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Compression of Space

Compression of Space

  Physical compression of space = Emotional compression, which can lead to fight/flight response if your dog feels trapped Trigger points: front door and other doorways/thresholds, car, bed, crate, fence, barrier, leash, tie-out, etc (all create physical compression of space)   Why this concept is important: Your dog’s threshold (emotional capacity) will go DOWN according to the amount of compression he feels. This can lead to “unexpected” events where your dog acts more aggressive or fearful than he does when not under compression. It’s also important to recognize when your dog is “denning” himself because he’s seeking safety. If you...


Predators By Nature

Predators By Nature

Because dogs are predatory by nature, their instincts dictate that they channel their energy (and built-up stress) into hunting activities. For different breeds, this means different things, such as eye-stalking, digging, tracking, etc. However, the culmination of every hunt is the bite, because the goal of hunting is killing the prey. So the act of biting, and specifically biting and carrying an object, represents a successful “hunt.” And then chewing and ingesting completes this cycle of emotional grounding. Try to keep this in mind when working, walking, and training your dogs. Keep their jaws busy and you will have a...


Safety First

Safety First

Many of my clients are concerned that if they don’t train their dog to be obedient, he might become the “boss” of the household. They fear nipping will turn into aggression. They worry their dog is going to get out of control, display bad manners, or become unmanageable. On the other hand, my biggest concern is always this: does this dog feel safe? Does this dog trust his handler? Is the dog able to express natural behaviors without being punished or reprimanded? A dog who feels secure can develop a deep attachment with his owner, and therefore naturally becomes obedient. Without...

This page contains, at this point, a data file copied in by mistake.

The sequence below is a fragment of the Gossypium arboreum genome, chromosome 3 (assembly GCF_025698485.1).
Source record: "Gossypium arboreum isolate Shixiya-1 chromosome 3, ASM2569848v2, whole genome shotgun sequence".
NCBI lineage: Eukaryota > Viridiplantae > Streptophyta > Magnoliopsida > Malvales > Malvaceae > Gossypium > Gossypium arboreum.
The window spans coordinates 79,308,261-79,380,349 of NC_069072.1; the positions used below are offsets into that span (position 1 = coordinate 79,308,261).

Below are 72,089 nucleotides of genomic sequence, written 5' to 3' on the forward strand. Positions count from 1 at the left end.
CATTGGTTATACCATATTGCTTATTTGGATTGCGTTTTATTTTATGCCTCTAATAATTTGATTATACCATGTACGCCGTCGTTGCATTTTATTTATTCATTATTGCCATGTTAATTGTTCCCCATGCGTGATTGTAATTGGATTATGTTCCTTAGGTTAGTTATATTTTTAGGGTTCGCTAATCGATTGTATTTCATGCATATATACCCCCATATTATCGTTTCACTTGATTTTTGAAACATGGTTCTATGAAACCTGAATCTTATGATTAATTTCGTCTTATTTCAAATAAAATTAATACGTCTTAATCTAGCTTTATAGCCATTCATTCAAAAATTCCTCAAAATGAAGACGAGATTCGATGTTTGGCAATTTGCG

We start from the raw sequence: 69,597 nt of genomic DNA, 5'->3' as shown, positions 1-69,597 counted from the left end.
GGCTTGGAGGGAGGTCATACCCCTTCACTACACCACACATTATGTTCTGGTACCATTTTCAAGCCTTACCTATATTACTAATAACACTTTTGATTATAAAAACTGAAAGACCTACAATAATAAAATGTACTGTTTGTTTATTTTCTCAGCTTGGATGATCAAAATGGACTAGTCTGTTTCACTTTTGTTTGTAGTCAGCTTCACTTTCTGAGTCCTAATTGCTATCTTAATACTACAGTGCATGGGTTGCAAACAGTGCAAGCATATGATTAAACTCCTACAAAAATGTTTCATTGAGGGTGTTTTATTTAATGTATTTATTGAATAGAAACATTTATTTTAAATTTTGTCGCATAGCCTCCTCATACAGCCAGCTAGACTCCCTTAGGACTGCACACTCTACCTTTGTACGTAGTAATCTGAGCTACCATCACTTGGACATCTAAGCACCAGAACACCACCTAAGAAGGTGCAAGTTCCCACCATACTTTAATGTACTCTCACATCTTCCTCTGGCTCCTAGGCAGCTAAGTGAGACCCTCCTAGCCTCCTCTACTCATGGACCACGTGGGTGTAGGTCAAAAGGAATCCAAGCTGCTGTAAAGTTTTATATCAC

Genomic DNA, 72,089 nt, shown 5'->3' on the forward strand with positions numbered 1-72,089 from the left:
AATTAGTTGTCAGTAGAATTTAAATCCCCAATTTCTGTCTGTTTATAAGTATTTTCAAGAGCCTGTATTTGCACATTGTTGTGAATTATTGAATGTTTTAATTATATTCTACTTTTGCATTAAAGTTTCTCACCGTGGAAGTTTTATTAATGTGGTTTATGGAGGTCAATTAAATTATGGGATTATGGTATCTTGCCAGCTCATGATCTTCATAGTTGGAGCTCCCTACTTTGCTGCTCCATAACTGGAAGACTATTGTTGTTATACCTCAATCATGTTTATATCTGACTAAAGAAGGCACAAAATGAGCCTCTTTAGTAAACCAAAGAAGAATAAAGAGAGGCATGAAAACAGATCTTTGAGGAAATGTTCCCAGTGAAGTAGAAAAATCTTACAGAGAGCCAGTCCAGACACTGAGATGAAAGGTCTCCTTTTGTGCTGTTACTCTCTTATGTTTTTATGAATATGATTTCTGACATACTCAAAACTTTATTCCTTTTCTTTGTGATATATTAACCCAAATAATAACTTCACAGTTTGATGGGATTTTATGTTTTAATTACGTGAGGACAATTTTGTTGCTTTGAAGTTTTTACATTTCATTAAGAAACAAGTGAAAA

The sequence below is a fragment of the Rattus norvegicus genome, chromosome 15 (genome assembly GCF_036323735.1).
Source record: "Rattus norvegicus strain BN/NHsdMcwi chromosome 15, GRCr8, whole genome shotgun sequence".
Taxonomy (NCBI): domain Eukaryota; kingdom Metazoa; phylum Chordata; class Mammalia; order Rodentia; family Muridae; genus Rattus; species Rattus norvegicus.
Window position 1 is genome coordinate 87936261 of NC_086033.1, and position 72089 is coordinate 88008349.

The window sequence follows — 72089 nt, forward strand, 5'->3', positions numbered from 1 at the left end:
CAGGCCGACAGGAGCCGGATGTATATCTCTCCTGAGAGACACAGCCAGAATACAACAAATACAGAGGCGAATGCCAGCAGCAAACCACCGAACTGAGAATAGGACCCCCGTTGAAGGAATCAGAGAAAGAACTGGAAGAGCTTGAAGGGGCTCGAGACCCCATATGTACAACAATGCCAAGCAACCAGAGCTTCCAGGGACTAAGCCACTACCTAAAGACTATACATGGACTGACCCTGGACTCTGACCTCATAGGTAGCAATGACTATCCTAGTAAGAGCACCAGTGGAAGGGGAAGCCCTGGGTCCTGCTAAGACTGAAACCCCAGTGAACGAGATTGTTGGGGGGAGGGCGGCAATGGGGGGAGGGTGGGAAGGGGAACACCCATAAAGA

My Top Five Puppy Training Tips

My Top Five Puppy Training Tips

Puppies are tons of fun, and equally tons of work! They are fragile little beings, physically and emotionally. If you protect their emotional health, they can grow up to be social, friendly, and well-adjusted members of the family. Here are my top five tips for raising a happy, healthy dog: 1. Puppies need patience, not discipline. Puppies never know that they are doing something "wrong." They are only ever doing what is completely natural to them. If you get irritated with your puppy, do your very best to stay calm and self-regulate your emotions. Raising your voice or handling your puppy...


Free Lecture on April 20th: Rescue Dog Rehab

Free Lecture on April 20th: Rescue Dog Rehab

A lot of people are rescuing dogs today and with good reason! Giving a dog a second chance is a wonderful and fulfilling mission. It can also come with many challenges. In this talk, we focus on how to integrate your new dog into the home, and what kind of obedience or behavioral work they might need to come into harmony with your household. Where: Pet Life in South Portland, Maine When: April 20th, 1 pm Who: Leah Twitchell of Canine Movement Lab RSVP: Facebook Event

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